Coming Up with a Product

I was talking to a friend about common frustration in our immediate environments about product development life cycles, and how you communicate to stakeholders what a successful design cycle looks like for a product.

She was toying with this concept of increasing fidelity as you design a product:

You start with Goals, dive further down into Concepts, and then make your way to User Stories.

I think this holds pretty true for standard design R&D, where you’re often working on a specific client’s needs. But what about designing for open source, where a project is often someone’s side project that they started because they thought that they needed it? Or they thought that an existing product wasn’t good enough and they took it upon themselves to fix it or make it better.

Does open source have a method of R&D that’s different from traditional proprietary work, just because of it’s intrinsic nature? Does it make as much sense to step through concepting, goal definition, etc when starting a product? Do you want to encourage that behavior for people starting their own projects? Is that even desirable?


tl;dr yes, I think so.

Re: @jdittrich’s recent topic and diagrams such as the one at, any number of things might be done to prepare stakeholders (including yourself) for the inevitability of troughs in emotion.

Some such troughs can result when there’s variance from an agreed timeline. Defocusing from product design …

[spoiler]When managing e.g. mini projects over which I have a reasonable degree of control, I know from experience to not trust my own ‘gut’ estimates about time and resource scheduling. I take my somewhat dyslexic estimate, multiply it by at least four before offering a timescale to anyone who will be involved.

Non-managed projects are a quite different kettle of fish. [/spoiler]

It’s always good to define goals, I should be cautious of predefining too much about the product.

#thinkbubbles computer-free; two mind maps per person, one of which is a third person interpretation of the first person’s spoken mind; rigidity of Gantt; bubbles from the maps on to the lines of the Gantt; multiperson scrunch of the combined bubbles + lines, to tell how it feels; stretch, tear, repair until the remaining scraps become cohesive in a way that’s mutually agreeable.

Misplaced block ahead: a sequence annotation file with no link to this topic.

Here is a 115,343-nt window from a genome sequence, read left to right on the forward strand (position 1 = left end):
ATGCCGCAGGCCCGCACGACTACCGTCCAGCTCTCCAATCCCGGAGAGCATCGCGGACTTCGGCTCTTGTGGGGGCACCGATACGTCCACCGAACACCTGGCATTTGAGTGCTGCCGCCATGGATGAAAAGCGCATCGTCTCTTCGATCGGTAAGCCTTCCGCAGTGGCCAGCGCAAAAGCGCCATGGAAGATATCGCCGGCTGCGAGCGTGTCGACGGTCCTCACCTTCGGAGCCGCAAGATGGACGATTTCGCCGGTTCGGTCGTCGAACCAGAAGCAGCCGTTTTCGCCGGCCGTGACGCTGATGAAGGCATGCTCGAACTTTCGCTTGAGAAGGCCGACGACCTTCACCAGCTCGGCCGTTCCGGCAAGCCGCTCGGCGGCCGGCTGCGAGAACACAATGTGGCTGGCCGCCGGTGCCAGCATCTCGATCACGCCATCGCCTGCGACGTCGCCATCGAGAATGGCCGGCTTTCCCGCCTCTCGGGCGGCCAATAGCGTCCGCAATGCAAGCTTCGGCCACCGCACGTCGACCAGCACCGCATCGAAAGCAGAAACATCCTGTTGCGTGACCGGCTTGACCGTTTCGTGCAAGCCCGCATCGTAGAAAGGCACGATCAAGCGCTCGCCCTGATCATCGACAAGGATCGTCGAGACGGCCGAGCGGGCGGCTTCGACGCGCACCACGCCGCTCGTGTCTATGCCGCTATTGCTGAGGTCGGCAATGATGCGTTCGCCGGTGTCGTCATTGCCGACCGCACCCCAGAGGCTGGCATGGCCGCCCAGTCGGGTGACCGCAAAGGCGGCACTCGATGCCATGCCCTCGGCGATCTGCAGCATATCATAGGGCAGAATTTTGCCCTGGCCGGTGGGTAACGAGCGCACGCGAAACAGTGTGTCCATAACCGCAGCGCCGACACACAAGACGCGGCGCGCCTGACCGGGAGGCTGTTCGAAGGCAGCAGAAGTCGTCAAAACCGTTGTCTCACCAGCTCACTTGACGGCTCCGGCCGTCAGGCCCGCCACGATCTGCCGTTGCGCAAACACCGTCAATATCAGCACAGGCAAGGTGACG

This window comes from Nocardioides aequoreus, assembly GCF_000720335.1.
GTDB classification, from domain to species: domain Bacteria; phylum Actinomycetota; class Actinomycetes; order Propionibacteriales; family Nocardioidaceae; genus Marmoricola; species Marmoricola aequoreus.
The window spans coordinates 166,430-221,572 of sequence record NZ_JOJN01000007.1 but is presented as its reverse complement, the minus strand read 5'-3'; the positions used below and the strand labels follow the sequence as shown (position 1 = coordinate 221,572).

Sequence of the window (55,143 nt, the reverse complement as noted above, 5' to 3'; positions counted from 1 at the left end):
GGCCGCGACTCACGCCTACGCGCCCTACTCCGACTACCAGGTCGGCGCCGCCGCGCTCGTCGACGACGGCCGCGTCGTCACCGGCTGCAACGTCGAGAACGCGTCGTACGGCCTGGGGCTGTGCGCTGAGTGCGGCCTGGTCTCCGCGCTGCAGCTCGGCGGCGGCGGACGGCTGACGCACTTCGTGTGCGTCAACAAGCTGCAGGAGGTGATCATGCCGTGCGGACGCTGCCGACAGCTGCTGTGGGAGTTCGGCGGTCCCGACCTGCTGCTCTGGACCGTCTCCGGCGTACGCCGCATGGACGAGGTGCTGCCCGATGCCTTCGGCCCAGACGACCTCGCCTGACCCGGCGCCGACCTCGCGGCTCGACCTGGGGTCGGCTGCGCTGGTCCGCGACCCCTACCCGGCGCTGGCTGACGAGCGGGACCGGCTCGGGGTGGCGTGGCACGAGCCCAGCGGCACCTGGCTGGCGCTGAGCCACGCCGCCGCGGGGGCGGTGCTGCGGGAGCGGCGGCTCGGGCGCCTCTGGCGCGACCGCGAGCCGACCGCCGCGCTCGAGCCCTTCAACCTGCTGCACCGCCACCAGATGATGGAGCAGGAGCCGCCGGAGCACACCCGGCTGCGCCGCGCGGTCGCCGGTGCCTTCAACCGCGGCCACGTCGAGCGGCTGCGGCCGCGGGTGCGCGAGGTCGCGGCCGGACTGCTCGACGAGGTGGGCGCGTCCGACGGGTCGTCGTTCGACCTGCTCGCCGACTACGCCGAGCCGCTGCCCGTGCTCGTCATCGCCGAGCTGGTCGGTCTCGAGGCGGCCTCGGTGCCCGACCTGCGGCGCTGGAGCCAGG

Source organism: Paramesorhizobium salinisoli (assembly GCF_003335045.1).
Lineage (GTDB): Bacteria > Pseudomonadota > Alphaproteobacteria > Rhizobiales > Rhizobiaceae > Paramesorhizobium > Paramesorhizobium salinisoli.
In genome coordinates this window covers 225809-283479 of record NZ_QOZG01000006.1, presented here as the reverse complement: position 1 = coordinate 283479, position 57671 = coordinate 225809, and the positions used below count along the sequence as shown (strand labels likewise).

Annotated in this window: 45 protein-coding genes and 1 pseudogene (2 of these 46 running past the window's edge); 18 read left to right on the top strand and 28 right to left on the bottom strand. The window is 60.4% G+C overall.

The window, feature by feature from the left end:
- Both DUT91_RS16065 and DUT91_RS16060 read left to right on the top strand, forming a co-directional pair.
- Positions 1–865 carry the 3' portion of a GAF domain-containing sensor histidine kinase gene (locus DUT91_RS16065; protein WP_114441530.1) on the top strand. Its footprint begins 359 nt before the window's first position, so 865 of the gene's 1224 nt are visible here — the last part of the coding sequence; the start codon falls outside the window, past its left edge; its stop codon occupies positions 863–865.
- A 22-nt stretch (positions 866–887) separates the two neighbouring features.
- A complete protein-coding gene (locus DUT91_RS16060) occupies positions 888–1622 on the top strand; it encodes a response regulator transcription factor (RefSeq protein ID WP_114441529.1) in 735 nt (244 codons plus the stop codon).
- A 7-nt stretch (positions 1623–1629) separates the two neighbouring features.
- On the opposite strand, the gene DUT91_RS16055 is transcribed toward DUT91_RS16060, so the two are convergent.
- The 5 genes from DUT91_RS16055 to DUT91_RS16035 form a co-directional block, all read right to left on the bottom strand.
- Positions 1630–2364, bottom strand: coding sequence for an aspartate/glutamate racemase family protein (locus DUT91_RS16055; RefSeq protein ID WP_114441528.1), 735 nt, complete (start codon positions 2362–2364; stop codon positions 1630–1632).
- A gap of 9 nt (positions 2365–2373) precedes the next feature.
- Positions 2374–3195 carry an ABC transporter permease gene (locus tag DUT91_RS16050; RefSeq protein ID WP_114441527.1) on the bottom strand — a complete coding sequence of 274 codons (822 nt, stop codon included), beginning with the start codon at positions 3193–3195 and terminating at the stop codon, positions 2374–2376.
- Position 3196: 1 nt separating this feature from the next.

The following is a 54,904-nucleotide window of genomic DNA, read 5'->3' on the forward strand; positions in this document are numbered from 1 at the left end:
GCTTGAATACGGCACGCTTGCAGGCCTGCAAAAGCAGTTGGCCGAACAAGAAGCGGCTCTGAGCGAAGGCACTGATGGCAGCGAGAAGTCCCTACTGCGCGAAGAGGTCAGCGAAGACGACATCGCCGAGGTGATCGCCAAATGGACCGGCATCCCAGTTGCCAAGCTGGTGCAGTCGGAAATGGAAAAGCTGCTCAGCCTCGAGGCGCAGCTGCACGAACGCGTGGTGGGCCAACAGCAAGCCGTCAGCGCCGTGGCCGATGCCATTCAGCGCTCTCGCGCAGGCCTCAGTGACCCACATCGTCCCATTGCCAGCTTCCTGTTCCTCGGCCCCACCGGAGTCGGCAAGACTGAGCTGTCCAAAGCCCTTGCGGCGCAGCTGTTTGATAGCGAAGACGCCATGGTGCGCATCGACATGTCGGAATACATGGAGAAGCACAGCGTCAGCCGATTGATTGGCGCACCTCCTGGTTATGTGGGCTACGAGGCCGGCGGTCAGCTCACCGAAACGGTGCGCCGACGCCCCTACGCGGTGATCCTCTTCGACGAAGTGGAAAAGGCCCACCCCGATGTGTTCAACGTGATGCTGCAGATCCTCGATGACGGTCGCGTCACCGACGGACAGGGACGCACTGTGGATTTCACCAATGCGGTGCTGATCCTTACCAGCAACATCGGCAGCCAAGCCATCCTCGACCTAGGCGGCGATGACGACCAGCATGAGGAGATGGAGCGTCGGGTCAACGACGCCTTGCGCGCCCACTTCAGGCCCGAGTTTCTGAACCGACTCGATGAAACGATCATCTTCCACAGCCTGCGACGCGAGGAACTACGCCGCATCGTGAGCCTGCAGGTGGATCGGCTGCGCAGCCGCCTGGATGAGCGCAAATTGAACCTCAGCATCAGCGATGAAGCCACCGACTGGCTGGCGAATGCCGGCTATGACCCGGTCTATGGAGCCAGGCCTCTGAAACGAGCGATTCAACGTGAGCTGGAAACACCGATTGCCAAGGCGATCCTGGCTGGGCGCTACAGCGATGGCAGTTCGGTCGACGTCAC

I would assume that is the standard story to be told afterwards, but I think most dev cycles are different: People will have an idea that they can use X also for Y, or that everybody now needs an Z or… At least in design the process is rather messy and I assume this holds for non design Research and Development (R&D), too (an old, but great overview is “Technology and Change” by D. Schön)

Hypothesis: Design in opensource needs more reflection and finding a common direction.

In the non-open source environment this may be created by two (and more) sources:

  • People from marketing, customer service, user research… exchanging with the people who decide about new products leading ideally to different input and at least to having a common goal and direction (OK, that can also be forced onto people, but I assume this is not great and leading to innovation)
  • The need to succeed on the marked creates incentives to be useful and usable (and also incentives to just give that impression, but thats another story) leading to the question of “are we useful and usable”

scratching-your-own-itch development, in contrast could have these assumed outcomes:

  • No strong incentives to be useful and usable beyond the particular use case of the initiator
  • The possible community around the product will self select and thus be more or less fine with the use of the product.

So maybe there is not a lot of constructive asking of questions, following reflection and deliberately looking beyond a predefined set of parameters.

If that theory makes sense, one could think about possible measures that may help to gain these without loosing the advantages of the opensource model:

  • Frame new ideas in stories, (instead of “let’s have a button there” for x)
  • Bug reports and forum posts can tell a lot about usability and usefulness (instead of being targets for turning down with “you did it wrong”)
  • Strengthen the entanglement of discussions and possible implementations (instead of seeing talking as a distraction from actually building something)

With open source you can put something out there that’s good enough for your own needs and invite others to make their own improvements, building on your work rather than starting from scratch. Some amount of polish is nice I favor getting working code into people’s hands sooner rather than later so that it can grow and evolve. Your goals you can write up in your README after you’re done writing code. I guess I’m talking about fairly small projects. Maybe the amount of up front design that’s necessary depends greatly on how many lines of code we’re talking about rather than if the product is open source or not. For me open source is all about standing on the shoulders of giants and enabling others to take your ideas beyond your imagination.


I find discussions that don’t focus on creation not just a distraction but destructive to the process. When your only incentive for creation is motivation and enthusiasm about it - slapping that enthusiasm down is (and in my experience has been) the death knell of any project.

It tends to, though, create a community of debaters who really enjoy a good debate. And then the project dies or is kept up by either a loyal following trying to follow the directions in the debate and create something, anything, out of it or by people ignoring the debate and just doing something.